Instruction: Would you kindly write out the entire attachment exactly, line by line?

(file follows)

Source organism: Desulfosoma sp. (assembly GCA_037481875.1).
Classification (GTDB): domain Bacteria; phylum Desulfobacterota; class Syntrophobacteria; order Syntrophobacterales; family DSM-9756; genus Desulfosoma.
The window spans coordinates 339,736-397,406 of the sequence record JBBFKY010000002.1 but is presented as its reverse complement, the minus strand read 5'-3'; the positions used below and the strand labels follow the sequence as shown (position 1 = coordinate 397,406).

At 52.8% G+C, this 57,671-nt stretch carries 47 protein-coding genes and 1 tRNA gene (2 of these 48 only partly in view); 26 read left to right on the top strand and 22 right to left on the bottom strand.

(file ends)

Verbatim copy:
Source organism: Desulfosoma sp. (assembly GCA_037481875.1).
Classification (GTDB): domain Bacteria; phylum Desulfobacterota; class Syntrophobacteria; order Syntrophobacterales; family DSM-9756; genus Desulfosoma.
The window spans coordinates 339,736-397,406 of the sequence record JBBFKY010000002.1 but is presented as its reverse complement, the minus strand read 5'-3'; the positions used below and the strand labels follow the sequence as shown (position 1 = coordinate 397,406).

At 52.8% G+C, this 57,671-nt stretch carries 47 protein-coding genes and 1 tRNA gene (2 of these 48 only partly in view); 26 read left to right on the top strand and 22 right to left on the bottom strand.